“This was one of those collaborative cases where every step you take, you’re talking to everyone on the case,” says Sasha Foster, a physical therapist who switched from working with humans to animal patients. She and technician Laura Southworth helped Boone get back on his feet, literally. And like every patient that comes to the hospital, Boone gave students a chance to learn.
During an early physical therapy session, Foster gently touches Boone along his spine. “If you tell us where it hurts, Boone, we’ll make it feel better. He still has pain on his sacrum,” says Foster as she shows a student how to feel for discomfort. “Angela, isn’t that cool? A nice patellar reflex. Boone, you’re a good teacher.”
Angela Abbott, a fourth-year veterinary student, sets up poles between orange traffic cones, just a few inches off the floor. She leads Boone to step over a pole while Foster watches, assessing how he puts weight on his back feet. He’s favoring the right leg and at times his toes fold under, rather than extending normally.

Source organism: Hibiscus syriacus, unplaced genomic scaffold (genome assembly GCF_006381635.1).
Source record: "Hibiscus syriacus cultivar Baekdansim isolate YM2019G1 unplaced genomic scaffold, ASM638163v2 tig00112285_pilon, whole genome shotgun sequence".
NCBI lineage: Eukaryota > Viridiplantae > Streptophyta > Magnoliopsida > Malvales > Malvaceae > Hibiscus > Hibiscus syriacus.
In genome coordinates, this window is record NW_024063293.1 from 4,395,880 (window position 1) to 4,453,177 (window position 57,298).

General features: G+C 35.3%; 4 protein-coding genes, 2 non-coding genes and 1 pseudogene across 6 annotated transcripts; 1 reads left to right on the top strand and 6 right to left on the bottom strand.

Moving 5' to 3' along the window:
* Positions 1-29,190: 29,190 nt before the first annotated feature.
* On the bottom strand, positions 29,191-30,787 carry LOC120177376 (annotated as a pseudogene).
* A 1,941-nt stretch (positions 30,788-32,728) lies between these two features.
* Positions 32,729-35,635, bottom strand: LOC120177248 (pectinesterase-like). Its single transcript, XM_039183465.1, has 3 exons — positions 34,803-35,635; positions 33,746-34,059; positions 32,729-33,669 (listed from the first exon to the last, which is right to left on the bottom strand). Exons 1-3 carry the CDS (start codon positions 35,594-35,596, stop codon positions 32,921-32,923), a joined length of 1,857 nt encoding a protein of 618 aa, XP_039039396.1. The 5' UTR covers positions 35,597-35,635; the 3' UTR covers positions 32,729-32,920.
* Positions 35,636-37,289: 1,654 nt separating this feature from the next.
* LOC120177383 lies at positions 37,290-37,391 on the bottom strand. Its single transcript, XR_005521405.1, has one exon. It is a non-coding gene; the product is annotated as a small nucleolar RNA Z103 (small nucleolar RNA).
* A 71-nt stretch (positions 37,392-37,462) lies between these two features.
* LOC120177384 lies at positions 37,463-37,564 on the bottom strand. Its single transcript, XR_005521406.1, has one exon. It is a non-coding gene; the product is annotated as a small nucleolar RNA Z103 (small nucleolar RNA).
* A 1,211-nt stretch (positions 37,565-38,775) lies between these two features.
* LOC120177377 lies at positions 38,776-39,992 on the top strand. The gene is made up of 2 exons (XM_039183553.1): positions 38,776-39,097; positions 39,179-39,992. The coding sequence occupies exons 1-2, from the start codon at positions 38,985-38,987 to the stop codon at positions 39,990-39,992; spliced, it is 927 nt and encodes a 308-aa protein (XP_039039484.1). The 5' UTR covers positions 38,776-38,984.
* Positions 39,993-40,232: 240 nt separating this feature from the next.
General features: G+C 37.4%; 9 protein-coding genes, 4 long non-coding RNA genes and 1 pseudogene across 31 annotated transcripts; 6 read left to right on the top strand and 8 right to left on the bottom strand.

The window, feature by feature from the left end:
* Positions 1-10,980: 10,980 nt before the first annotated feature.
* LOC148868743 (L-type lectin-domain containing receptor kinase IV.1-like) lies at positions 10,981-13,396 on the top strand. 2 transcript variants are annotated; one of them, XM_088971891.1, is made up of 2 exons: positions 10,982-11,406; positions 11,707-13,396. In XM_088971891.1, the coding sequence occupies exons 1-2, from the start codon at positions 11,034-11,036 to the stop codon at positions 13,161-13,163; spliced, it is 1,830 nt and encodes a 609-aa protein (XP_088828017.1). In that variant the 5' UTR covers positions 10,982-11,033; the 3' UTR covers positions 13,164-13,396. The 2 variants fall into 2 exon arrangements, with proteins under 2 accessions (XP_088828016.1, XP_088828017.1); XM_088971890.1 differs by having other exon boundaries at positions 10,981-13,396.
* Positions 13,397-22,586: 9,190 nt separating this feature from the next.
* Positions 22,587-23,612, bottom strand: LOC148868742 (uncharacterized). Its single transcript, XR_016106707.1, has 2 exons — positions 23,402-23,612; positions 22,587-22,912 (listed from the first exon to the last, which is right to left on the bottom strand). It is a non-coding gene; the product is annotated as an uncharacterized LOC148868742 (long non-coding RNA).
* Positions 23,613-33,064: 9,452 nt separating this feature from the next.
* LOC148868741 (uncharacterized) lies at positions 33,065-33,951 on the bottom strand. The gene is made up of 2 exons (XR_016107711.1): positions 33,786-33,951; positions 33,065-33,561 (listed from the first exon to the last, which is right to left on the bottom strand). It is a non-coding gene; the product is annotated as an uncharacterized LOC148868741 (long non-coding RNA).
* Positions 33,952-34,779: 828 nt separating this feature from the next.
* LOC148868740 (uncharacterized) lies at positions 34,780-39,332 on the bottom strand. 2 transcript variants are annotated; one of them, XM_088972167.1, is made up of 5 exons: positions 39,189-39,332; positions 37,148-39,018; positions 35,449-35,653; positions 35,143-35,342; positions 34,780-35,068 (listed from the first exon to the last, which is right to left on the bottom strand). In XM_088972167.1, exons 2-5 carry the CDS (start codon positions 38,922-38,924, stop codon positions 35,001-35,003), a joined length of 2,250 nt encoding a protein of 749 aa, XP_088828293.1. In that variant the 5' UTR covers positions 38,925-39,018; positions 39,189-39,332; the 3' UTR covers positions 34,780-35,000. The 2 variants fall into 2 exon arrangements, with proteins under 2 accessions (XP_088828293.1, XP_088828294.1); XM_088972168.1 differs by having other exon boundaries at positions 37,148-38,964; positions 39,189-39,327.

Next, laser therapy and electrical stimulation relieve pain and help Boone’s damaged tissue heal. “This is the cool part,” says Foster, as she places dark glasses over Boone’s eyes to protect them from the laser. “After five to seven minutes of the TENS unit, the dogs just melt. It’s the exact same technology that’s used on humans.”